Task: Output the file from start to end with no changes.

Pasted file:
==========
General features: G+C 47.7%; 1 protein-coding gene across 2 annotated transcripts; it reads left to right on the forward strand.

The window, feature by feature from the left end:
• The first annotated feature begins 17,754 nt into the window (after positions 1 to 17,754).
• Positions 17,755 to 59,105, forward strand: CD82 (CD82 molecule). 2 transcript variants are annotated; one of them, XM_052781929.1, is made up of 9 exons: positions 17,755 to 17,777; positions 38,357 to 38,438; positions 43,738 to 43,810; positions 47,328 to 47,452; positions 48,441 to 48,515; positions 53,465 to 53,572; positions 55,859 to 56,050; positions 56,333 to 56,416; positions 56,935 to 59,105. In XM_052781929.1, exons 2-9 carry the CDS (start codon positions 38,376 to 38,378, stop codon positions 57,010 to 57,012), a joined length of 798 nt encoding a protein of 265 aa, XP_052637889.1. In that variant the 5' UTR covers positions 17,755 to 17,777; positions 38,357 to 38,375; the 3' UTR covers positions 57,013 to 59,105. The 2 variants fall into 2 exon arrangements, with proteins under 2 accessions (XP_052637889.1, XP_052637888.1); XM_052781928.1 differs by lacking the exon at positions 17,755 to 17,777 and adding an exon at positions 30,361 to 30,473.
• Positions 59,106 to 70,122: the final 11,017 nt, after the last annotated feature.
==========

General features: G+C 47.7%; 1 protein-coding gene across 2 annotated transcripts; it reads left to right on the forward strand.

The window, feature by feature from the left end:
• The first annotated feature begins 17,754 nt into the window (after positions 1 to 17,754).
• Positions 17,755 to 59,105, forward strand: CD82 (CD82 molecule). 2 transcript variants are annotated; one of them, XM_052781929.1, is made up of 9 exons: positions 17,755 to 17,777; positions 38,357 to 38,438; positions 43,738 to 43,810; positions 47,328 to 47,452; positions 48,441 to 48,515; positions 53,465 to 53,572; positions 55,859 to 56,050; positions 56,333 to 56,416; positions 56,935 to 59,105. In XM_052781929.1, exons 2-9 carry the CDS (start codon positions 38,376 to 38,378, stop codon positions 57,010 to 57,012), a joined length of 798 nt encoding a protein of 265 aa, XP_052637889.1. In that variant the 5' UTR covers positions 17,755 to 17,777; positions 38,357 to 38,375; the 3' UTR covers positions 57,013 to 59,105. The 2 variants fall into 2 exon arrangements, with proteins under 2 accessions (XP_052637889.1, XP_052637888.1); XM_052781928.1 differs by lacking the exon at positions 17,755 to 17,777 and adding an exon at positions 30,361 to 30,473.
• Positions 59,106 to 70,122: the final 11,017 nt, after the last annotated feature.